A new building for the Special Criminal Court in Bangui
The Special Criminal Court (SCC) in the Central African Republic has a new home in Bangui – officially inaugurated on Friday, 13 November 2020 by Head of State Faustin Archange Touadéra, in the presence of the Deputy Special Representative of the UN Secretary-General in CAR, Denise Brown, as well as key members of national institutions, the diplomatic corps and victims’ associations.
Established by law n°15.003 of 3 June 2015 to support transitional justice and the national reconciliation process to build sustainable peace, the SCC is mandated to investigate and judge serious human rights and international humanitarian law violations committed on Central African soil since 1 January 2003. The court is integrated into the national judicial system – with a renewable five-year term.
“The inauguration of the Special Criminal Court building is a strong sign of the government's commitment to fight against impunity, with the support of its partners,” noted Denise Brown.
Back in July 2018, renovation and extension work began on the former First Instance Court of Bangui. The newly refurbished premises, which also include a new two-storey main building with 42 offices, a service building, four watchtowers as well as a landscaped outdoor parking lot – will serve as the seat of the Special Criminal Court. The complex has also been fitted with modern security and communication systems.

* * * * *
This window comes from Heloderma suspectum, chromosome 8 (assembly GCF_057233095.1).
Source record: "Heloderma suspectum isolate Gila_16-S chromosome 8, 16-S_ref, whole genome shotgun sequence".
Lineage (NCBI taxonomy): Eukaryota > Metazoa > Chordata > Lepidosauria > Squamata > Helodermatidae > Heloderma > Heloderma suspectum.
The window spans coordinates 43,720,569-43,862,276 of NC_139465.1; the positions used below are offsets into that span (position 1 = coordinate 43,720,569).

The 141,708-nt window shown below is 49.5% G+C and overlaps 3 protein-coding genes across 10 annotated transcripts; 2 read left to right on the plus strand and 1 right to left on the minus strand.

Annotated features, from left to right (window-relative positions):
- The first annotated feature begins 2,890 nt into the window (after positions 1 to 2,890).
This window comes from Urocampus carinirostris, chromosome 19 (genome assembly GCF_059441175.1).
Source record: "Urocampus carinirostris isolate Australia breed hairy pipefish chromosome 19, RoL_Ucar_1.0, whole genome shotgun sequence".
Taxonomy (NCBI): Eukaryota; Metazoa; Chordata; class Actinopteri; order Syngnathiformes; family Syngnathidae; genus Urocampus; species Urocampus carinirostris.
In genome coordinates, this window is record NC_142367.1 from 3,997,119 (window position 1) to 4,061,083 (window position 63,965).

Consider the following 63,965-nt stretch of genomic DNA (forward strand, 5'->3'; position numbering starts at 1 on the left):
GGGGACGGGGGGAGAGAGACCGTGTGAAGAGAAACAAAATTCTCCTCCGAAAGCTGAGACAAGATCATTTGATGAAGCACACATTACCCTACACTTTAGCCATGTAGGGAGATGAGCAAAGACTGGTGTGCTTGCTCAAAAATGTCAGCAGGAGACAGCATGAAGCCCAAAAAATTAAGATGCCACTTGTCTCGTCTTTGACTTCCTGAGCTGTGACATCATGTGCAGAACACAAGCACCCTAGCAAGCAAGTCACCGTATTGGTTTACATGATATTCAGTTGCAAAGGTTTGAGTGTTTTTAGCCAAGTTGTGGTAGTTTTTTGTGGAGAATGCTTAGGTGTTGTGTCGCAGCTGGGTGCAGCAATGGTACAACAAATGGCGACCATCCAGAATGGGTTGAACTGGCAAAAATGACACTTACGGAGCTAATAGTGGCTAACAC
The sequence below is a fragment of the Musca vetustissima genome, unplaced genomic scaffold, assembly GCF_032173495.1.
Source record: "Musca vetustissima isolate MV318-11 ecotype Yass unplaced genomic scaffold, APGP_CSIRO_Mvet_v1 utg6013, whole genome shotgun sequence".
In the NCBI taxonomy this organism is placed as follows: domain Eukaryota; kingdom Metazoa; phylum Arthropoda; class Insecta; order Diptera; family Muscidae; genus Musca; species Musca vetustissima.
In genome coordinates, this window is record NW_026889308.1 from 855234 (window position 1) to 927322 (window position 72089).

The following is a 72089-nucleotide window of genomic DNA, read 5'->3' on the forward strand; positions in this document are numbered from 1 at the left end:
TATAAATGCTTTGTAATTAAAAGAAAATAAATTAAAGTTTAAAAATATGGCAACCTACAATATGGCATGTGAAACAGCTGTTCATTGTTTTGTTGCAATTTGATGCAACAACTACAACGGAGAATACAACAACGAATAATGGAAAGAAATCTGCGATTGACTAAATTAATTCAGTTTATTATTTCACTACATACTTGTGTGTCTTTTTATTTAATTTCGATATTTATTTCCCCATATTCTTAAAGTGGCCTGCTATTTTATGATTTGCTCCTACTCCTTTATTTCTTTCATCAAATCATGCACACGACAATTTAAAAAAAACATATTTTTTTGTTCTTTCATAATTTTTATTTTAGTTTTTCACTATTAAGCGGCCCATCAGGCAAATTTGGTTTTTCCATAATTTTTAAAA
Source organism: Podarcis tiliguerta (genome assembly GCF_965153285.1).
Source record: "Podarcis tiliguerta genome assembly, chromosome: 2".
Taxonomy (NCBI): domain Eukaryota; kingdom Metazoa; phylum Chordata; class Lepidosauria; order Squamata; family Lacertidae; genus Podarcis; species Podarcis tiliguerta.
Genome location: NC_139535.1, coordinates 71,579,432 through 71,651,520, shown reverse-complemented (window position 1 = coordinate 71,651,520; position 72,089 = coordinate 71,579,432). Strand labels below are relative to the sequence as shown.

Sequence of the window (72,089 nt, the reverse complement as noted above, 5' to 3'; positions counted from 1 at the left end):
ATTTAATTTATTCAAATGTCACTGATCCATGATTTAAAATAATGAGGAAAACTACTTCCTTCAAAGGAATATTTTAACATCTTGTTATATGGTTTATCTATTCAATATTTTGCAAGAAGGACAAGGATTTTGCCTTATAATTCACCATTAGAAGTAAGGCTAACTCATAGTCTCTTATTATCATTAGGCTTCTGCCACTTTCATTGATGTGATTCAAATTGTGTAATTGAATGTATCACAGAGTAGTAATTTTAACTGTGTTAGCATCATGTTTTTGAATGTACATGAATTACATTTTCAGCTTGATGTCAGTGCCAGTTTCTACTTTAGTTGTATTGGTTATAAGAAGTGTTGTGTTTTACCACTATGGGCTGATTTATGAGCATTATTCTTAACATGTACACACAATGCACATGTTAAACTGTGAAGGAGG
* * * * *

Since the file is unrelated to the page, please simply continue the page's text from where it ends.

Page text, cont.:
With the SCC finding permanent, more functional headquarters, Francine Evodie Ndemade, the Coordinator for the Associations of Victims of the Central African Crisis iscautiously optimistic: “As a girl from this country, I can only rejoice and remain hopeful. But so far, there is yet to be a strong message of intent from the SCC. The government must also look out for the victims,” she said.
“The judicial machine is on the move. There is a time to commit crimes, but there is also a time to answer for criminal acts before justice,”added the President of the Court, Landry Michel Louanga – reassuring words for all who have voiced concern regarding the sluggish progress in the court’s handling of judicial processes.
120 complaints have been filed by citizens before the Court since December 2018, with 10 cases currently under investigation. The CAR Minister of Justice Flavien Mbata has, in the past, noted that “justice for serious crimes is necessary for sustainable peace in the Central African Republic”, emphasizing the all-important role of the SCC.
Construction of the new judicial infrastructure, to the tune of 620 million CFA francs, was made possible through funding from CAR's technical and financial partners including MINUSCA, UNDP, the European Union, the United States, France and the Netherlands.
The revamped premises will facilitate the work of the Special Criminal Court in strengthening the CAR’s criminal justice institutions and improving security as well as access to justice.